Home About us Editorial board Search Ahead of print Current issue Archives Submit article Instructions Subscribe Contacts Login 
Print this page Email this page Users Online: 94

 Table of Contents  
Year : 2014  |  Volume : 3  |  Issue : 4  |  Page : 234-237

Morbidity profile of long distance truck drivers in Hyderabad city, India

Department of Community Medicine, Share India, Mediciti Institute of Medical Sciences, Ghanpur, RR District, Andhra Pradesh, India

Date of Web Publication10-Dec-2014

Correspondence Address:
Enakshi Ganguly
Department of Community Medicine, Share India, Mediciti Institute of Medical Sciences, Ghanpur, RR District - 501 401, Andhra Pradesh
Login to access the Email id

Source of Support: The authors acknowledge the encouragement and fi nancial aid provided by Dr. PS Reddy, Chairman, Share India and GATI transport., Conflict of Interest: None

DOI: 10.4103/2277-8632.146603

Rights and Permissions

Context: Truck drivers in India suffer from multiple health problems related to their long travelling and inadequate rest hours.
Aims: The objective was to study the health problems and risk factors in a sample of truck drivers in Hyderabad city.
Materials and Methods: A cross-sectional study was conducted during June 2011 among 59 truck drivers from a transport company, who were interviewed using a pretested proforma and examined by trained investigators. Lab results and medical consultations were provided the following day. Results were analyzed using Microsoft Access software.
Results: The mean age of truck drivers was 28.46 ± 9.3 years. 54% suffered from low backache, 16.95% from visual problems, 45.76% had hypertension, 8.47% had anemia and 30.51% had high-risk body mass index. The prevalence of risk factors for metabolic disorders was lower compared to the general population.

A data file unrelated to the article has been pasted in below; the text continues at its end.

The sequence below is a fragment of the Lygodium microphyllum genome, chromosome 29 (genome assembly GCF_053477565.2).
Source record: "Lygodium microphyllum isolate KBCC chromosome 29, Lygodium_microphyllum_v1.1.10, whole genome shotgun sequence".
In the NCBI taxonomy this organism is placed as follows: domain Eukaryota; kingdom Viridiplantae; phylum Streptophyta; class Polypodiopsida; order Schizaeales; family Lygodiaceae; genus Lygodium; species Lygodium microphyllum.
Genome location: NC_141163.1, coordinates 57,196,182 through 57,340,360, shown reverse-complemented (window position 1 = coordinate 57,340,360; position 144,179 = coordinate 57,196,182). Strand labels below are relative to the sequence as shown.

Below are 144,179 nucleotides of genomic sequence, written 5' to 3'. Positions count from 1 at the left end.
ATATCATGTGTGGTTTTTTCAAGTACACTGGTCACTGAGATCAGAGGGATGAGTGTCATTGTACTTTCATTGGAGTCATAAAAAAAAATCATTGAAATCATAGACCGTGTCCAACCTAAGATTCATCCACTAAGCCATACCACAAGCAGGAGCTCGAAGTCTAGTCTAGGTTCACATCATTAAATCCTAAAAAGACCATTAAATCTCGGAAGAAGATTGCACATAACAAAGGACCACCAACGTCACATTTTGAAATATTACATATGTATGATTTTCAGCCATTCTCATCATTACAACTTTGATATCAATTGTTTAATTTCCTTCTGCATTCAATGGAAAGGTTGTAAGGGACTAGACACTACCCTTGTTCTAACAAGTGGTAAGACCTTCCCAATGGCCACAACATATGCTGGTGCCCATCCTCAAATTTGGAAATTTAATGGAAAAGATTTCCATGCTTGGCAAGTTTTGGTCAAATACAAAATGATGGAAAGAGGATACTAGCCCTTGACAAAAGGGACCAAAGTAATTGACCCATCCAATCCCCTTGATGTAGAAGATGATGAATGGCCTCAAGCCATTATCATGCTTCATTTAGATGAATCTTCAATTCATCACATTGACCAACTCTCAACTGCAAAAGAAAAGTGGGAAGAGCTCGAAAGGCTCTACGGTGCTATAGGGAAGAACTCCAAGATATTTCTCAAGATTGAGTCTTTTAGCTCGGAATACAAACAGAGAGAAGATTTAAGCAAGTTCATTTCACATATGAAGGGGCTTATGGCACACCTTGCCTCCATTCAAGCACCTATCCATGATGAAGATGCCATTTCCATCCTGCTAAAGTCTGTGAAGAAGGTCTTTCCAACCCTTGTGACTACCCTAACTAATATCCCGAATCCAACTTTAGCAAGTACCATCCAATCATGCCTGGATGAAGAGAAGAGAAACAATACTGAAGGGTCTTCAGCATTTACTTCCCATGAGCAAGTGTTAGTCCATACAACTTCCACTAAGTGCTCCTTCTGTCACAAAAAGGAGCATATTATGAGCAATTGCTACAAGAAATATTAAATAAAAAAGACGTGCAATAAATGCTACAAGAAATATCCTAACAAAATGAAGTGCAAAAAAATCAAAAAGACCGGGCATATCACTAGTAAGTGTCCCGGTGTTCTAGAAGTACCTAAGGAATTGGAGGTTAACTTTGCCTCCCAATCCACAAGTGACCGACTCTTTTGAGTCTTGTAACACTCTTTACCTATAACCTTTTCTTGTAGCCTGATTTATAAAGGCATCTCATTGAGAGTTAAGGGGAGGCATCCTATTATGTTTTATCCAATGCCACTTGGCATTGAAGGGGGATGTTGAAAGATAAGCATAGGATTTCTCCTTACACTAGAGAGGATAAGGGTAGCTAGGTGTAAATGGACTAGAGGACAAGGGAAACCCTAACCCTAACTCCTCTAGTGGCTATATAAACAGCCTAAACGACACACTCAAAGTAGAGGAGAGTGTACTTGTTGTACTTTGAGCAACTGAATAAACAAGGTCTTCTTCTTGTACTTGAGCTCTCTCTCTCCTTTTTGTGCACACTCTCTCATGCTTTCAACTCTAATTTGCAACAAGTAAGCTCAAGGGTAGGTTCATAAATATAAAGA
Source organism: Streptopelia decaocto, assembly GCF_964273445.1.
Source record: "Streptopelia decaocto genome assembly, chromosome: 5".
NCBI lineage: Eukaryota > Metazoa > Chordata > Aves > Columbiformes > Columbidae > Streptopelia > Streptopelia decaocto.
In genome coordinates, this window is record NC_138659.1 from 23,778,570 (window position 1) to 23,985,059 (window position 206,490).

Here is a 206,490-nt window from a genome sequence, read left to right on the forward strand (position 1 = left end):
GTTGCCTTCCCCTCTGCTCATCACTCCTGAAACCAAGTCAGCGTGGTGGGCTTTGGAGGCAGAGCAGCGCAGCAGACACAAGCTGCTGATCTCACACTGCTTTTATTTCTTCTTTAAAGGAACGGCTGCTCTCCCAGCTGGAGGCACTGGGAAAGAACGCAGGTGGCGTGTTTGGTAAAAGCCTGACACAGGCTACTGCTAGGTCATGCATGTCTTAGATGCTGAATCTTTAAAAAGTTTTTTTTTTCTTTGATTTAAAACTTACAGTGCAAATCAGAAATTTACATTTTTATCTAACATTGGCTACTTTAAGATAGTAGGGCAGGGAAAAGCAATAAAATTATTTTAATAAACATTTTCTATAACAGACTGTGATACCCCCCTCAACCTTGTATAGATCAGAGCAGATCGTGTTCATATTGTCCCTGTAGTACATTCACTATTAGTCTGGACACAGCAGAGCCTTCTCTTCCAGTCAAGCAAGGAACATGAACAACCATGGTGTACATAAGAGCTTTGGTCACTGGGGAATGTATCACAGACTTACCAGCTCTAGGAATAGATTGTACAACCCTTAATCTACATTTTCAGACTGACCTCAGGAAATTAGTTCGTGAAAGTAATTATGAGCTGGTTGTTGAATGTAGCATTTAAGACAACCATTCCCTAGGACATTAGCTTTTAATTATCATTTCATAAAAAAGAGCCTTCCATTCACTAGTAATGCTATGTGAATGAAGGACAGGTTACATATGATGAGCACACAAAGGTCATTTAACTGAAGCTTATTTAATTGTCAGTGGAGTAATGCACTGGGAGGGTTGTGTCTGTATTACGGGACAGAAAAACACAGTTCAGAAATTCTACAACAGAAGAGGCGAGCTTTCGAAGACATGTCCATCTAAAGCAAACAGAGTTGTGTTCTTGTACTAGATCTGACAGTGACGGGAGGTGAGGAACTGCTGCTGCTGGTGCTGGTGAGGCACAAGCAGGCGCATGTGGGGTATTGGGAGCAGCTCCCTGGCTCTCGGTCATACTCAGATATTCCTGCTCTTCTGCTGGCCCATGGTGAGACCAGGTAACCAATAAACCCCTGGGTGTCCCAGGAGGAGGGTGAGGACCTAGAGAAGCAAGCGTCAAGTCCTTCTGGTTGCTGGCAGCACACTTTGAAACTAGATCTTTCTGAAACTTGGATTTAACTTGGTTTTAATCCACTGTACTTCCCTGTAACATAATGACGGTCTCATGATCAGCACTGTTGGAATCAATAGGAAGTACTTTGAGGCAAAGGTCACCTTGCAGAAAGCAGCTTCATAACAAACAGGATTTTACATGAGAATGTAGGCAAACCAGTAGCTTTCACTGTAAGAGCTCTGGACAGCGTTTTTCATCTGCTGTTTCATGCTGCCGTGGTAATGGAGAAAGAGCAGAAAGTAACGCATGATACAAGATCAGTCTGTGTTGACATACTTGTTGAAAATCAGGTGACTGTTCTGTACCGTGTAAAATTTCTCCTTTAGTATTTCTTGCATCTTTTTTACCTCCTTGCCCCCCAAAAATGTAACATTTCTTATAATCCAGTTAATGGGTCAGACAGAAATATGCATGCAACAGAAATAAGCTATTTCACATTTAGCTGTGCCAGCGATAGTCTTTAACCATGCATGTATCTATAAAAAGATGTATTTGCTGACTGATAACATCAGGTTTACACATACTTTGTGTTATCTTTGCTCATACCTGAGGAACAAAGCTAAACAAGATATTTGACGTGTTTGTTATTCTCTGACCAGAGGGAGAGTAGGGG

Conclusion: Proper road and job policies for truck drivers should be framed, aiming at subjecting them for periodic health evaluations to detect the diseases early.

Keywords: Anemia, body mass index, morbidity, musculoskeletal diseases, stress, truck drivers

How to cite this article:
Kumar SP, Ganguly E. Morbidity profile of long distance truck drivers in Hyderabad city, India. J NTR Univ Health Sci 2014;3:234-7

How to cite this URL:
Kumar SP, Ganguly E. Morbidity profile of long distance truck drivers in Hyderabad city, India. J NTR Univ Health Sci [serial online] 2014 [cited 2023 Feb 3];3:234-7. Available from: https://www.jdrntruhs.org/text.asp?2014/3/4/234/146603

  Introduction Top

Truck drivers in India have to travel long distances in their lifetime, on an extensive spread of National and State highways that range from well-engineered roads to a complete absence of concrete roads. Their occupation predisposes them to a multitude of risk factors such as prolonged sitting and motor vehicle driving, tight running schedules, reduced rest breaks, traffic congestion, the sedentary nature of job, [1] and resultant physical, psychological and behavioral problems. Research on long distance drivers from the Western countries too has established the presence of musculoskeletal and ergonomic problems, stress related manifestations, fatigue and insomnia-related problems, as well as poor sexual and reproductive health. [2],[3]

Most of the research done on this population in India has only focused on their sexual health and very few studies [1],[4] have been done till date to understand the other morbidities among them. Moreover, there are no special programs, except the National AIDS Control Program, to address the common health problems of this special population. Thus, the present study was designed with the objective to study the morbidities and risk factors for chronic diseases among long distance truck drivers in one transport company in India. It was felt that the results of this study would help to strengthen the database of common morbidities requiring attention among this population and would serve as an impetus for designing favorable job policies for them.

  Materials AND METHODS Top